• Increasing attackers’ costs for vulnerability discovery and exploitation
  • Launching a BBP
    • Provide Specific Guidelines and Processes
    • Record Expectations and Goal-Based Metrics
      • Number of bugs
      • Severity of each bug
      • Time to Remediation and Time to Triage
    • Inform All Teams Before the Bug-Bounty Launch
    • Review Helper Systems for Scaling Problems. (BBP brings huge traffic, be ready for that)
    • Attacks Will Begin Almost Immediately
  • Communicating with Researchers. If the patch takes more time, be proactive and send updates to the researcher. This avoids the researcher having a negative feeling about the BBP.

5. Obtaining Better Feedback by Shifting from Penetration Testing to Attack Simulations

  • Attack Simulations versus Pen-Testing
    • Pentest – enumerate a list of vulnerabilities
    • Attack simulations – provides insights into an attacker’s decision-making process
    • Just as the bug-bounty program is the feedback loop in your application security program, attack simulation is the feedback loop in your network security program
  • Laying the groundwork for an Attack Simulation
    • Enumerate likely attacker goals
    • Make sure the full organization is in scope for the attack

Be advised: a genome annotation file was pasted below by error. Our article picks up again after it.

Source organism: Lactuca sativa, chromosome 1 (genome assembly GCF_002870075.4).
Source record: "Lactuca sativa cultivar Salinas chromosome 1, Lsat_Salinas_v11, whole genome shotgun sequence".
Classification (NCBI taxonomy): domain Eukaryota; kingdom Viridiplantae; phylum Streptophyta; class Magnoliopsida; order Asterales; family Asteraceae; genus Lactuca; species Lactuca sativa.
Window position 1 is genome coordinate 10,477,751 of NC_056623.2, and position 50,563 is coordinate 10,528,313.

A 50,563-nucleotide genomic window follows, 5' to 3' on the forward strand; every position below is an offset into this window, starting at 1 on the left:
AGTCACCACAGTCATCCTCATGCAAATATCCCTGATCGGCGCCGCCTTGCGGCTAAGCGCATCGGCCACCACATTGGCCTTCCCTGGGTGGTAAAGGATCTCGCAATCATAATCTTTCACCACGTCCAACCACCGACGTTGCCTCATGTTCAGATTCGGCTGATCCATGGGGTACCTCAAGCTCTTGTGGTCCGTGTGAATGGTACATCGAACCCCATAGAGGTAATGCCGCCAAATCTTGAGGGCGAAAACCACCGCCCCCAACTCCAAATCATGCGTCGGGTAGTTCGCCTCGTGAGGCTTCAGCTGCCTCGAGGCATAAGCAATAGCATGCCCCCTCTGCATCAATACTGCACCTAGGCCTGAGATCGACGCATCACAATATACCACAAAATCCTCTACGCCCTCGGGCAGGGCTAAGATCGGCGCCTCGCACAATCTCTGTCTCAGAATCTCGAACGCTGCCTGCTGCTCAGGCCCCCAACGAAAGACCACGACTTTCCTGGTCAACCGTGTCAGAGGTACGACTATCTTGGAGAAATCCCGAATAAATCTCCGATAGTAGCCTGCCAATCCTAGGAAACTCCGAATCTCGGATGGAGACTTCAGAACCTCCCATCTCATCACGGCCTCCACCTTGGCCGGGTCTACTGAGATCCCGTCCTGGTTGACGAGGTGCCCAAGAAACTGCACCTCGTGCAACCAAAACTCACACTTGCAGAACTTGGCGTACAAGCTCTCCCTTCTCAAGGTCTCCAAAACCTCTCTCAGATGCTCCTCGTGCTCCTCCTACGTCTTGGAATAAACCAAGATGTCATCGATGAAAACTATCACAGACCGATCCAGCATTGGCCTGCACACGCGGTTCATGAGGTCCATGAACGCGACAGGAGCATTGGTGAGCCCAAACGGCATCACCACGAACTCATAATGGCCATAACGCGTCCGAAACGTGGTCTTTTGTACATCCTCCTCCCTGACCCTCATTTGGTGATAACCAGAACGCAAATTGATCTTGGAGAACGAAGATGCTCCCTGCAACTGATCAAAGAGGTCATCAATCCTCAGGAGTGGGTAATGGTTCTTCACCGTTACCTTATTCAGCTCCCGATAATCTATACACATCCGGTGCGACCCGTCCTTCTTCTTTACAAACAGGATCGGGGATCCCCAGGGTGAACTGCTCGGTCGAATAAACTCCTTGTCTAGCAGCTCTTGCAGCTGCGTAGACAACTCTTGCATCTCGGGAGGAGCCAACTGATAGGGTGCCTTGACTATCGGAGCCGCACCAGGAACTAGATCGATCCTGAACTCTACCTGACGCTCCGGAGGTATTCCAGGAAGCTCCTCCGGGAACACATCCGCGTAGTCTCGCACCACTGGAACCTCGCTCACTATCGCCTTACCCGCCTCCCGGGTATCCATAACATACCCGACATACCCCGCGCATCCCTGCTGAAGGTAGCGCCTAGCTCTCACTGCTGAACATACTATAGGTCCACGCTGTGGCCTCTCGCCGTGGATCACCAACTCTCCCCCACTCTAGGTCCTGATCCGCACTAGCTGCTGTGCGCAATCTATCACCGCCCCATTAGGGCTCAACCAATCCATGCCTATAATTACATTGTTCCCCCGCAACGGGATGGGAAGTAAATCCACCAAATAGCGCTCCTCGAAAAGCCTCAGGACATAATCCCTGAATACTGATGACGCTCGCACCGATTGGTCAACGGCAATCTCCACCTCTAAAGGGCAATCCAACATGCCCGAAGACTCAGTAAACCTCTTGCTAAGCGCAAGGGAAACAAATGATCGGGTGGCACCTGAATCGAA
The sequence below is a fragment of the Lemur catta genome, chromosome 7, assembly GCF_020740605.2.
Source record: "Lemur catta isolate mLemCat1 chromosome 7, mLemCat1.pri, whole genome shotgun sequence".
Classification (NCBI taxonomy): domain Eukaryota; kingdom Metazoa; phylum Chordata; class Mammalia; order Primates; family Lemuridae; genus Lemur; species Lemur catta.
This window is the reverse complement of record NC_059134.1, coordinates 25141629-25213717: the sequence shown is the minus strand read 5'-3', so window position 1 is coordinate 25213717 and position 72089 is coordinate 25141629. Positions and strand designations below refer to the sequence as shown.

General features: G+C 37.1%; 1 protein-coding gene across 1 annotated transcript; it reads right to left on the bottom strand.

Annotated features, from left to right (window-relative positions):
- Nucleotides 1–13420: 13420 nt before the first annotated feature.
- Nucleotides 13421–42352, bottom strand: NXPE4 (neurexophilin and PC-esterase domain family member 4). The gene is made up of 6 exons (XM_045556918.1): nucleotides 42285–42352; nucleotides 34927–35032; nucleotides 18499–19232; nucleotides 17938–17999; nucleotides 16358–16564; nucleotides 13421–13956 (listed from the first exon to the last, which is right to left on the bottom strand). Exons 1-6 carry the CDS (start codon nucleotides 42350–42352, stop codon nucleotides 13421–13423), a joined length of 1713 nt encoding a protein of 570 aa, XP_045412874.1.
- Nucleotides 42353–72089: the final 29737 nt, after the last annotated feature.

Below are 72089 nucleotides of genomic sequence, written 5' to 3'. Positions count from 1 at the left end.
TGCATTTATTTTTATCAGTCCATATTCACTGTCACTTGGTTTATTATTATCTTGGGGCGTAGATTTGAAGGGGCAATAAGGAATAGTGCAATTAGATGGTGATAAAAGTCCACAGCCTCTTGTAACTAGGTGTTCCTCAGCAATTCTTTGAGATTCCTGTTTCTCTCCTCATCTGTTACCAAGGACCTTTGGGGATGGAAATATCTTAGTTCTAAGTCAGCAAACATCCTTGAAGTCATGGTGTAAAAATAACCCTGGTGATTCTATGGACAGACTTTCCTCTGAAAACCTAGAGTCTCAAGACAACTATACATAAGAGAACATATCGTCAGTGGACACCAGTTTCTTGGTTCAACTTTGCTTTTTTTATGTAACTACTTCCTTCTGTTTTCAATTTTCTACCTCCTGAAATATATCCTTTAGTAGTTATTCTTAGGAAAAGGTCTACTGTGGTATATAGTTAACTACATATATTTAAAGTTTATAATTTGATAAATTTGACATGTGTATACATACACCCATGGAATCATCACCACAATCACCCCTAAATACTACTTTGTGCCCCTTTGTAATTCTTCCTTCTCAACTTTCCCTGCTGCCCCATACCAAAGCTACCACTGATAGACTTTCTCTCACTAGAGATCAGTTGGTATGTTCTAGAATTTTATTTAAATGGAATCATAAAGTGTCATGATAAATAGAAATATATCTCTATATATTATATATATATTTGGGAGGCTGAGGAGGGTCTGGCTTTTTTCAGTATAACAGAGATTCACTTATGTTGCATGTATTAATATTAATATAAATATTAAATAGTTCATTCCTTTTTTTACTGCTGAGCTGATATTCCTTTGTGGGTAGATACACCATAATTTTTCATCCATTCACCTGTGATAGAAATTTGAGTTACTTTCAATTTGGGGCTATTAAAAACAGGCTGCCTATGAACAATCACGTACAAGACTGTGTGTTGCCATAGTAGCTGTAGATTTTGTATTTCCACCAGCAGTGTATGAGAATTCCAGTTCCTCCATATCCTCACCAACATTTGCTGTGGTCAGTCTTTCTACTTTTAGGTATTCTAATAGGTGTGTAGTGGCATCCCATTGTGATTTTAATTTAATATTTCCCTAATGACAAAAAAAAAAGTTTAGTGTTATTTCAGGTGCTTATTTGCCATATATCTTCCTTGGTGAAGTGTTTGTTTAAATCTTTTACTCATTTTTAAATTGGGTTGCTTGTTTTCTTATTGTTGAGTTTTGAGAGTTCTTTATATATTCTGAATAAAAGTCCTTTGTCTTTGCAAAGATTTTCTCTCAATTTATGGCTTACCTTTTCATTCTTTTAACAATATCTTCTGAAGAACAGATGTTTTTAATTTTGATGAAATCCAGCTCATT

One of the most effective ways to mitigate the political and technical risk of running an attack simulation is having the attack team call a cutout (mutually trusted intermediary) if the team is about to do something risky

  • Conducting the Attack Simulation
    • Simulate Realistic Compromise Patterns (ex: SQLi or RCE on DB)
    • Simulate Varied Attack Profiles
      • stealth level attack profile : maintain persistence and watch for a future event
      • skill level attack profile : dont care if you are detected, just grab the sensitive data and leave
    • Break the Simulation into Iterations
  • Attack Simulation Output. (Have notes on why some decisions were taken and which part of the system the attackers have tested)

The best way to continuously refine this visibility is to embrace new methods for feedback, such as attack simulations at the infrastructure level and bug bounties at the application level.

Ultimately, a successful modern security program is one that makes the rest of the organization security self-sufficient.